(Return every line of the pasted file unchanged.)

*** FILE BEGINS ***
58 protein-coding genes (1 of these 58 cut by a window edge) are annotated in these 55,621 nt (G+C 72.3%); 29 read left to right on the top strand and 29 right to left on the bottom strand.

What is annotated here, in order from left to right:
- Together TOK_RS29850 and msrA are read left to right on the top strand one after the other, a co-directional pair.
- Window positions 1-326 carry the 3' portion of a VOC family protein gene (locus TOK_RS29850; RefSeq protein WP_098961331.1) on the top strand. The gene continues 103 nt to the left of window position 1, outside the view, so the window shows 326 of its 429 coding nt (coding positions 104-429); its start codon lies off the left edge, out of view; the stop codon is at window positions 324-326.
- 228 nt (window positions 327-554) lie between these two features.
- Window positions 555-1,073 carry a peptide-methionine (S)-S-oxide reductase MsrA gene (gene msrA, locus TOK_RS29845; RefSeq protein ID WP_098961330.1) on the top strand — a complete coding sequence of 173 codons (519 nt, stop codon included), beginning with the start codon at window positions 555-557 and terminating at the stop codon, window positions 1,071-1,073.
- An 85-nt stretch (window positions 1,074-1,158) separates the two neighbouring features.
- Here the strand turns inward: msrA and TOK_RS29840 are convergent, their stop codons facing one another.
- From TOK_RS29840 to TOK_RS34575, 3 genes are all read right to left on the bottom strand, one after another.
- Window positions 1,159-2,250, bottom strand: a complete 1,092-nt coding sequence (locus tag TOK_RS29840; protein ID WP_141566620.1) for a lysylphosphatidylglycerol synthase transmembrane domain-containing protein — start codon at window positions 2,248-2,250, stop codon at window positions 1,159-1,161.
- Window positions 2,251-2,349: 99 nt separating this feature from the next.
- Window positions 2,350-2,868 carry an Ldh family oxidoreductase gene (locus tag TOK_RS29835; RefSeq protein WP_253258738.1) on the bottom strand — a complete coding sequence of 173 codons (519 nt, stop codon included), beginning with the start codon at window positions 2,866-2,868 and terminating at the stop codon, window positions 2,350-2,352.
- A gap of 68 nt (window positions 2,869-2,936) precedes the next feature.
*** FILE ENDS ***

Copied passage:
58 protein-coding genes (1 of these 58 cut by a window edge) are annotated in these 55,621 nt (G+C 72.3%); 29 read left to right on the top strand and 29 right to left on the bottom strand.

What is annotated here, in order from left to right:
- Together TOK_RS29850 and msrA are read left to right on the top strand one after the other, a co-directional pair.
- Window positions 1-326 carry the 3' portion of a VOC family protein gene (locus TOK_RS29850; RefSeq protein WP_098961331.1) on the top strand. The gene continues 103 nt to the left of window position 1, outside the view, so the window shows 326 of its 429 coding nt (coding positions 104-429); its start codon lies off the left edge, out of view; the stop codon is at window positions 324-326.
- 228 nt (window positions 327-554) lie between these two features.
- Window positions 555-1,073 carry a peptide-methionine (S)-S-oxide reductase MsrA gene (gene msrA, locus TOK_RS29845; RefSeq protein ID WP_098961330.1) on the top strand — a complete coding sequence of 173 codons (519 nt, stop codon included), beginning with the start codon at window positions 555-557 and terminating at the stop codon, window positions 1,071-1,073.
- An 85-nt stretch (window positions 1,074-1,158) separates the two neighbouring features.
- Here the strand turns inward: msrA and TOK_RS29840 are convergent, their stop codons facing one another.
- From TOK_RS29840 to TOK_RS34575, 3 genes are all read right to left on the bottom strand, one after another.
- Window positions 1,159-2,250, bottom strand: a complete 1,092-nt coding sequence (locus tag TOK_RS29840; protein ID WP_141566620.1) for a lysylphosphatidylglycerol synthase transmembrane domain-containing protein — start codon at window positions 2,248-2,250, stop codon at window positions 1,159-1,161.
- Window positions 2,251-2,349: 99 nt separating this feature from the next.
- Window positions 2,350-2,868 carry an Ldh family oxidoreductase gene (locus tag TOK_RS29835; RefSeq protein WP_253258738.1) on the bottom strand — a complete coding sequence of 173 codons (519 nt, stop codon included), beginning with the start codon at window positions 2,866-2,868 and terminating at the stop codon, window positions 2,350-2,352.
- A gap of 68 nt (window positions 2,869-2,936) precedes the next feature.